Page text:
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AORN issues recommendations on medication safety

Sunday January 15, 2012
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After months of research and evaluation, the Association of periOperative Registered Nurses has released a new recommendation about medication safety practices.

Available in the association's newly released 2012 edition of "Perioperative Standards and Recommended Practices," the recommendations support positive outcomes and quality patient care before, during and after surgery.

In a news release, AORN noted medication safety has become increasingly important as state and federal inspections focus on safe injection practices and accreditation organizations focus on national goals aimed at reducing medication errors. Although perioperative nurses may watch closely for errors while medications are administered, the 2005 MEDMARX Data Report revealed errors at the point of care often stem from mistakes earlier in the medication use process.

The newly published recommendations outline best practices for all six phases of medication use: procuring, prescribing, transcribing, dispensing, administering and monitoring.

As with all published recommendations, the medication safety review process included a 30-day public period during which comments came in from perioperative nurses nationwide and from representatives of the American Nurses Association, Food and Drug Administration, Institute for Safe Medication Practices and other agencies.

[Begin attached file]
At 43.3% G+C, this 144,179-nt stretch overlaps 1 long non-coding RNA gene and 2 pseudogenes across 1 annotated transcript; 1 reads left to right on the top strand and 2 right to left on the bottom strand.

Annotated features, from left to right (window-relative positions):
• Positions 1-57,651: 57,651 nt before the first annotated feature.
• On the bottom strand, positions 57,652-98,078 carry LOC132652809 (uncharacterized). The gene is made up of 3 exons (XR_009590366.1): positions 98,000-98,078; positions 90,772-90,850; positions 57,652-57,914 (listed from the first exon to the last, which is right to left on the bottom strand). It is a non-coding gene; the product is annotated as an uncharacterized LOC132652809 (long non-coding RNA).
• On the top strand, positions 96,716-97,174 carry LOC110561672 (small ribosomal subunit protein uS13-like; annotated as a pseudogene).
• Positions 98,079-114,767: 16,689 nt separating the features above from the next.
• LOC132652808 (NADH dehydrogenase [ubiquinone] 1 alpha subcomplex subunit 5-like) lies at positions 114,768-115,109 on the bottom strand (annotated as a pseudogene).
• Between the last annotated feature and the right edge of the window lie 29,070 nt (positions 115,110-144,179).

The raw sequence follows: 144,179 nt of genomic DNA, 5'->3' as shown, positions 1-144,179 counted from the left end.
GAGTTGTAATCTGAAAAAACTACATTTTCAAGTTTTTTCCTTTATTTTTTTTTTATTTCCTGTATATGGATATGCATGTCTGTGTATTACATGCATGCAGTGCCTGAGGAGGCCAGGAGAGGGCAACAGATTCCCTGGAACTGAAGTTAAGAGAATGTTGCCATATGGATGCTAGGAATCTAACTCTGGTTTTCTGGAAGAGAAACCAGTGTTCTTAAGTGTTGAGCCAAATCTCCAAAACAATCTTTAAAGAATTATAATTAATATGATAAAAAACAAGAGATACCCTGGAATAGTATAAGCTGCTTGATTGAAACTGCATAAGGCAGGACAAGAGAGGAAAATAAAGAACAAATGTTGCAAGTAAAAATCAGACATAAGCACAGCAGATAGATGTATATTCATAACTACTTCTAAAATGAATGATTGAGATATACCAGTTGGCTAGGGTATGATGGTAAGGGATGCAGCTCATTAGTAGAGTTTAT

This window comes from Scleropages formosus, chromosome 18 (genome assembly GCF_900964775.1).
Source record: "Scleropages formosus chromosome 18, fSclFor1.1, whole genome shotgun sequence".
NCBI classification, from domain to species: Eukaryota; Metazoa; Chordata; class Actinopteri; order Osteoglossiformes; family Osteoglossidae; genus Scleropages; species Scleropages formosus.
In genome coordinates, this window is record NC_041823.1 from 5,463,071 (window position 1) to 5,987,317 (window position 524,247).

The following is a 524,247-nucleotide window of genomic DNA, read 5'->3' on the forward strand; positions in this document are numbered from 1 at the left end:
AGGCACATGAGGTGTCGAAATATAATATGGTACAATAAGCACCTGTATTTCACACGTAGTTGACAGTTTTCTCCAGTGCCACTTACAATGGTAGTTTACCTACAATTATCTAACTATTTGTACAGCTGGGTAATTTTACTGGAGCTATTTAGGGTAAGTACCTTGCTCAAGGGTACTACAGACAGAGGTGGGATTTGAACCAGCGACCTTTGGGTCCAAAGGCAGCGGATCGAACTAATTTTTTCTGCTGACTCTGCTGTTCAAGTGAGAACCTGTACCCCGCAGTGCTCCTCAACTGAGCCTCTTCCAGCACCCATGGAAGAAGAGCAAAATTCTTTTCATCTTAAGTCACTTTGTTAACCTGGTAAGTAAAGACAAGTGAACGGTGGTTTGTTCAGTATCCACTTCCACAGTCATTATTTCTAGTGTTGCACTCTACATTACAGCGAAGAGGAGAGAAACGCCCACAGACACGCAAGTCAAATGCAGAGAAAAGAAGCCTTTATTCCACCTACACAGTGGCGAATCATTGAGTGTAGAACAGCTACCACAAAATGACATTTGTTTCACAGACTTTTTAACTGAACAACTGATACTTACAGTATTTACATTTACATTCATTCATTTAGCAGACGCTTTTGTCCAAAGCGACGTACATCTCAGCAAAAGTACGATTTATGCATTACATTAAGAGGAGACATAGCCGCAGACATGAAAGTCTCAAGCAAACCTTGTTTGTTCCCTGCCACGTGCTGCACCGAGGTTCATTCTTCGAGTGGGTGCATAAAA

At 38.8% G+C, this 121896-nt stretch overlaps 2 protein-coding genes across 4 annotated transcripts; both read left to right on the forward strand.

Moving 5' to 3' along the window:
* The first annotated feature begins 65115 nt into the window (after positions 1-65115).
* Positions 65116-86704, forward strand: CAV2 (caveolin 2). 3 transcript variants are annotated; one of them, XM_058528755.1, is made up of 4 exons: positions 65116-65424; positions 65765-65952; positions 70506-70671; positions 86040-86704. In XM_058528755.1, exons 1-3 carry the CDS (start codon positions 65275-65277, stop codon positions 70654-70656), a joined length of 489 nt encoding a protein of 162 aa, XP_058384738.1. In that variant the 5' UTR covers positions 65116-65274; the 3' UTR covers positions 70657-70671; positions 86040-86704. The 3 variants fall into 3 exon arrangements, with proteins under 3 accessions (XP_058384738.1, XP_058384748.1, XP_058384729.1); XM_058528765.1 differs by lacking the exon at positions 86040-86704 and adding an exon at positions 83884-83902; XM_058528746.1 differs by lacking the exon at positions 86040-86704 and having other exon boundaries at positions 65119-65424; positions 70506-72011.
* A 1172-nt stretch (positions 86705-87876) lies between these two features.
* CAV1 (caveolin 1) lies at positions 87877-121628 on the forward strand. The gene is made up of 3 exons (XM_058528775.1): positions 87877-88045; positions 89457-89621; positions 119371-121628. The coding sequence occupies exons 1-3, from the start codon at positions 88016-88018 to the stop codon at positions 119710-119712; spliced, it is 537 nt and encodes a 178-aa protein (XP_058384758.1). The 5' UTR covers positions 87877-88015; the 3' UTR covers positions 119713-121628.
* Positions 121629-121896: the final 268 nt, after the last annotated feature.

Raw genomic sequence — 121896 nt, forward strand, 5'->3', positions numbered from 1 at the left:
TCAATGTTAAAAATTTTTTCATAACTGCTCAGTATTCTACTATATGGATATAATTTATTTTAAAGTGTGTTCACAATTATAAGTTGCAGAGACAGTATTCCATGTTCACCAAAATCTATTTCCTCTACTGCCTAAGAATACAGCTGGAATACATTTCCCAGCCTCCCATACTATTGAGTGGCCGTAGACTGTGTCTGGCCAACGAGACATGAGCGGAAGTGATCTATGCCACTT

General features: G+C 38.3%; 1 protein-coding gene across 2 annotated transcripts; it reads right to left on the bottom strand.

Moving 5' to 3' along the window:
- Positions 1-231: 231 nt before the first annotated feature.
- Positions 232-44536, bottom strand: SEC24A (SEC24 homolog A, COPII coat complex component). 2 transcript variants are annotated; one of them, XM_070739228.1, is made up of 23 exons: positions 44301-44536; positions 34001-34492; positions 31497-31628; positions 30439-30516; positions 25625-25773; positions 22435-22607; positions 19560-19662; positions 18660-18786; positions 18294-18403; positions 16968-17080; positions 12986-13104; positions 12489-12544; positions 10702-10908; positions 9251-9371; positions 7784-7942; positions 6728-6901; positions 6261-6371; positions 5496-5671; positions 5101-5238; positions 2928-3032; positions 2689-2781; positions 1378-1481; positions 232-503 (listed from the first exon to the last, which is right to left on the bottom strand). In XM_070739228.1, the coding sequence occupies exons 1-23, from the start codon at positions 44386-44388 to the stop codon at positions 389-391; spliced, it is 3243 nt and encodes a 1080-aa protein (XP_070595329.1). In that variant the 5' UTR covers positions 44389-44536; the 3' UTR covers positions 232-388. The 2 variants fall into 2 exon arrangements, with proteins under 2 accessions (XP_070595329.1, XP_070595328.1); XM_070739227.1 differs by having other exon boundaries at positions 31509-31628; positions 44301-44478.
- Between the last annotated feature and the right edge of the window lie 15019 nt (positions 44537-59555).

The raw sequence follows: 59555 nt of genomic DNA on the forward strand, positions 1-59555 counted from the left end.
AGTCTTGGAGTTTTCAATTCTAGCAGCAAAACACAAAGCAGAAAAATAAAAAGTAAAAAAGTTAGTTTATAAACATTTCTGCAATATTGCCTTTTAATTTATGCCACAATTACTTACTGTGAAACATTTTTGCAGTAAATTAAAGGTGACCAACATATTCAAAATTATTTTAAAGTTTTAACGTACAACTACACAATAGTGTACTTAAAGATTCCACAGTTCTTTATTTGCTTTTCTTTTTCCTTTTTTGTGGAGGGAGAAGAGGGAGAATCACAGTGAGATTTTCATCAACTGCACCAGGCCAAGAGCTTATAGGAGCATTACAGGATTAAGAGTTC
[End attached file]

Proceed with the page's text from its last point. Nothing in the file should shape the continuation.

The recommendations encompass a multidisciplinary approach and can be used by all members of the perioperative team in all perioperative practice settings, according to AORN.

"This medication safety RP expands the description of medication safety by looking at broader risk points in the 'life' of a medication from the point of storage through to the point of disposal of the medication after it has been given," Bonnie Denholm, RN, BSN, MS, CNOR, a perioperative nursing specialist with AORN and lead author of the RP, said in a news release.

A few of the recommendations could be controversial to some, admitted Ramona Conner, RN, MSN, CNOR, manager of AORN's standards and recommended practices. The recommendation to puncture intravenous solution containers as close as possible to the time of use may affect efficiency. And some OR personnel may disagree with the recommendation against the use of multidose vials, which are a cost-saving-measure but which evidence indicates pose a risk of cross-contamination.

"We have received quite a few inquiries about outbreaks that have been reported relating to the use of multidose vials and syringes," Conner said. "It was important that this RP lay it out, be very specific and provide comprehensive guidance."

Other key recommendations address taking a multidisciplinary team approach that includes pharmacist involvement in the perioperative medication management process; developing systems to evaluate compliance with safe practices at each step in the medication use process; assessing patients before and after administering medication; and using aseptic technique when transferring medications to the sterile field and during incremental injections.


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